L13FC: 1960s British & U.S. Significant Films

Welcome back to Cindy’s Lucky 13 Film Club. I heartily give thanks to Pete from Norfolk, England who agreed to co-host this month. After a discussion about significant films, not necessarily Oscar winners or box-draw favorites, we hashed out the details and chose three favorites from each side of the pond. What do our choices show about society at the time? Please comment and feel free to turn this into a discussion board. What films would you add? 

PETE FROM BEETLEY asserts: 

The 1960s were an important time in the development of British Cinema. From the home-made epics to the emergence of the kitchen-sink’ dramas reflecting real life.  The ‘comfortable’ class-ridden films that had gone before began to fade away, as film-makers sought to portray life as it could be understood by the people who paid for tickets. With most of the poverty behind them, and the absence of the rigours of war and rationing, cinema-goers began to expect more, and they got it.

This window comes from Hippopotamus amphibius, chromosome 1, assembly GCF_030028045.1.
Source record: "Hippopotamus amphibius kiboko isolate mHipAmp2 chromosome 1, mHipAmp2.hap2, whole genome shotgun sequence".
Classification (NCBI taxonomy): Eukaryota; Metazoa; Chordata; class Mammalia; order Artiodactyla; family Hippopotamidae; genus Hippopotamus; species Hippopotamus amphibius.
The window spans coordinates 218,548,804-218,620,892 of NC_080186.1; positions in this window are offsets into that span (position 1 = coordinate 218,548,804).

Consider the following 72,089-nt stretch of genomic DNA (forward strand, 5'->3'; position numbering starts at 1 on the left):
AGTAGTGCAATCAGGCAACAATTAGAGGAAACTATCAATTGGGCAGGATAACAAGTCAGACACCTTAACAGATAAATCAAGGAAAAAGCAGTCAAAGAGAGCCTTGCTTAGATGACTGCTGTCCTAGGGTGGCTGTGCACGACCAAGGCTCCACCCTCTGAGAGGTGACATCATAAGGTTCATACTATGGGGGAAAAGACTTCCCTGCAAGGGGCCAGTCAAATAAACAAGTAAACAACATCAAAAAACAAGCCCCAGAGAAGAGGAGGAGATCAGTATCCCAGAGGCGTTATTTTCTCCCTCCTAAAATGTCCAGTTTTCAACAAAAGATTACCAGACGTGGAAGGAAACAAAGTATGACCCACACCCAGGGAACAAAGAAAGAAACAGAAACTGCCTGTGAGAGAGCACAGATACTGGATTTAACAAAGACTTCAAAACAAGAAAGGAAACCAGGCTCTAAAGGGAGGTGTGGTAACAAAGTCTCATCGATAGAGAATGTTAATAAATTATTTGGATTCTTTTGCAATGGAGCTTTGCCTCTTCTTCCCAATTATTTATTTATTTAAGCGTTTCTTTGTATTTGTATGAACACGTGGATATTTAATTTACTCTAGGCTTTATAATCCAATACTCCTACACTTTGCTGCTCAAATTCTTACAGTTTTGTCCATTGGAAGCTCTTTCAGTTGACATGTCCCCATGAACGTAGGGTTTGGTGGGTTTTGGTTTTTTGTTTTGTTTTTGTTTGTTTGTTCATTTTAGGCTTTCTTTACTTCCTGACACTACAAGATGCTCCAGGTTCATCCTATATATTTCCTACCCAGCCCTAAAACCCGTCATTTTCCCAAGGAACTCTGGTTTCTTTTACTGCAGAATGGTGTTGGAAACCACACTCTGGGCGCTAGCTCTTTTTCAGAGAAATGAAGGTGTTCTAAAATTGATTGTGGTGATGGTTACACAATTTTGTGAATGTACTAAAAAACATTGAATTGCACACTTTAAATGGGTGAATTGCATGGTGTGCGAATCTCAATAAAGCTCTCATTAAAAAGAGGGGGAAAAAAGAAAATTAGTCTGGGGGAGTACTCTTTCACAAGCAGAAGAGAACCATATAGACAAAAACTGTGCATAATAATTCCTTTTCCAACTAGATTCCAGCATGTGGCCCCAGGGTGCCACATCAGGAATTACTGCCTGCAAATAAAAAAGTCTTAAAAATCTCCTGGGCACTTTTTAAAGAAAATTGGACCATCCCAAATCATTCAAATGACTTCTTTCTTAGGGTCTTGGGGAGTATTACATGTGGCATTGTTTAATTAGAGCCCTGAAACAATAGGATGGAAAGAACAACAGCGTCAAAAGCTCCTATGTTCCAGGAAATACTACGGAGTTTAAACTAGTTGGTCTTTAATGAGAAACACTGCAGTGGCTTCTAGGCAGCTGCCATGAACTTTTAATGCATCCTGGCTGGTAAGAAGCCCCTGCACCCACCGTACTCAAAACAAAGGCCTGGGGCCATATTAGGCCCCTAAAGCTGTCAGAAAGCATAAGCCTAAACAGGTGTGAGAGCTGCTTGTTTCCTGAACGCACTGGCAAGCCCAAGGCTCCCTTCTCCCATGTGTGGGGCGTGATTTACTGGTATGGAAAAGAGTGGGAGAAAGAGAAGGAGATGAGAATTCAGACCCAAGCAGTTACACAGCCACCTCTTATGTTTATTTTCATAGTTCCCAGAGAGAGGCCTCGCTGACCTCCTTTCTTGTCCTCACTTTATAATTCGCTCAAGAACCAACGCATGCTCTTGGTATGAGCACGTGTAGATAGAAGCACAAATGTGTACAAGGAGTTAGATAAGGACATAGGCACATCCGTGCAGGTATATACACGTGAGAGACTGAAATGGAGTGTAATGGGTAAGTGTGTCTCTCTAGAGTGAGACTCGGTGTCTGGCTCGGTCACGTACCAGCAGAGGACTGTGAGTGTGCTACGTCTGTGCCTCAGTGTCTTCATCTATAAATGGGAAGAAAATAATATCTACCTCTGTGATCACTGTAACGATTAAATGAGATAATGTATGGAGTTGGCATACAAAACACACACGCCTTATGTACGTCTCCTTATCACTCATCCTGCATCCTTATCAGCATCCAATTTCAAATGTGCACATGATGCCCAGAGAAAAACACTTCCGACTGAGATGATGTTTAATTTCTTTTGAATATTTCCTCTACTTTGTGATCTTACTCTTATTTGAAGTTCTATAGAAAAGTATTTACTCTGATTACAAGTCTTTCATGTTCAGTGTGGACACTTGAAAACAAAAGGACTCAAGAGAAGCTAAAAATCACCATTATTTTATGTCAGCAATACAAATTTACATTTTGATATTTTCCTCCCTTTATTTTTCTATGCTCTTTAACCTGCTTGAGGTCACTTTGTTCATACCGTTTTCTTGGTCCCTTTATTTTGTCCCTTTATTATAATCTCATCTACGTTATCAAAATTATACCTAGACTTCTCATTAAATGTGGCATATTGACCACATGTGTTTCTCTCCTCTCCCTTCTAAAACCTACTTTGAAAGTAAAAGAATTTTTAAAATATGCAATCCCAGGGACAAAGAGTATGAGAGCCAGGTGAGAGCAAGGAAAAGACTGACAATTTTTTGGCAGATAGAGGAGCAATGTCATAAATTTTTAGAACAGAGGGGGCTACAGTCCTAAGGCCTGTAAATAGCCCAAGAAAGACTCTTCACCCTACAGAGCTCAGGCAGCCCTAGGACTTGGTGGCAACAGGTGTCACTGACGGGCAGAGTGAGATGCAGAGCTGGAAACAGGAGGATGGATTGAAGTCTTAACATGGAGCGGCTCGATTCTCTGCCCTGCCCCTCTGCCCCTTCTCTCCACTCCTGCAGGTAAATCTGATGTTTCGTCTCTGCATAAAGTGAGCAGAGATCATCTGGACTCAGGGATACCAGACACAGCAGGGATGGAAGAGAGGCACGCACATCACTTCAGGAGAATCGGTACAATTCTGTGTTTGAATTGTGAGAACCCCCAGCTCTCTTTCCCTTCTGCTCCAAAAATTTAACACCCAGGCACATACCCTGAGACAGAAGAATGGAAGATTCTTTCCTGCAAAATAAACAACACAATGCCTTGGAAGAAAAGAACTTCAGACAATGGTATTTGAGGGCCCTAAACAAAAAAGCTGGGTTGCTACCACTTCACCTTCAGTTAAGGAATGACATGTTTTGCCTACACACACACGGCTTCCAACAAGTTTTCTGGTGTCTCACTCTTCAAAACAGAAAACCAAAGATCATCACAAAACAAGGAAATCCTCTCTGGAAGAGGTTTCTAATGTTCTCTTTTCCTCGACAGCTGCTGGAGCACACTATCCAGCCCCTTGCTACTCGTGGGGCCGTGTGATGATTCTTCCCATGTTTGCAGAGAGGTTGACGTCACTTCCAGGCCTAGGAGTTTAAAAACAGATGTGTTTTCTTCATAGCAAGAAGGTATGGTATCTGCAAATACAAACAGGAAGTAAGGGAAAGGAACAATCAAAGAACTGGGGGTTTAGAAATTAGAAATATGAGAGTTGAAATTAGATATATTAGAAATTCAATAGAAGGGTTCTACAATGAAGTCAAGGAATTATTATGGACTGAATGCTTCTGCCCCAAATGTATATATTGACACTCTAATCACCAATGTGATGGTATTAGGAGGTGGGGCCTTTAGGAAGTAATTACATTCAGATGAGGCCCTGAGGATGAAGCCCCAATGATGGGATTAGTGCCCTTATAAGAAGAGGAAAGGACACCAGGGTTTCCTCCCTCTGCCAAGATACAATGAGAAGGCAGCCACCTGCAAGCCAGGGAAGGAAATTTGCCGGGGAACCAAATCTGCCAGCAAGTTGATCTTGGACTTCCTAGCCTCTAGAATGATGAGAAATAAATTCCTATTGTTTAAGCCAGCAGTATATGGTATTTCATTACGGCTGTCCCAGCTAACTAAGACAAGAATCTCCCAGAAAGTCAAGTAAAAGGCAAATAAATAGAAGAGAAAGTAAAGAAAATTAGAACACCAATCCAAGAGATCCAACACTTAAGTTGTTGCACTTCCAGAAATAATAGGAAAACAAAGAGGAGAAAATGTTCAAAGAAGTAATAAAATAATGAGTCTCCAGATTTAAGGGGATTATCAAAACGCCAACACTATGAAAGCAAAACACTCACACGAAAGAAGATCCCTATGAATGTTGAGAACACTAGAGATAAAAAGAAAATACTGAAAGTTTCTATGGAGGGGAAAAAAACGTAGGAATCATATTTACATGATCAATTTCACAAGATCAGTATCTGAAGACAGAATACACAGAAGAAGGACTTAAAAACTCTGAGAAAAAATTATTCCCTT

In the era of ‘Swinging London’ and the culture of pop music and fashion that defined it, I became a teenager and a film fan, at one of the best times in history to have been both.

I recall three films that, showcased what was going on. Changing attitudes to class, approaching the horror film in a very different way, and a fresh approach to the espionage genre.

Peeping Tom (1960)

In the same year that ‘Psycho’ was released, the esteemed British film-maker Michael Powell released this film about a disturbed serial killer. Set in London’s seedy glamour and soft-porn industry, it followed a troubled young man unable to control his impulse to not only kill, but to film those kills as they happened. The audience followed the camera into the terrors of the victims and then watched as he not only reviewed his crimes but also played old reels about his own abuse as a youngster. It proved too much for the time. Critics and censors were appalled, and the audiences were shocked beyond belief. Powell’s career was ruined by the uproar, and the film took many years to gain a cult following of those who appreciated just how radical and powerful it was.

 

The Servant (1963)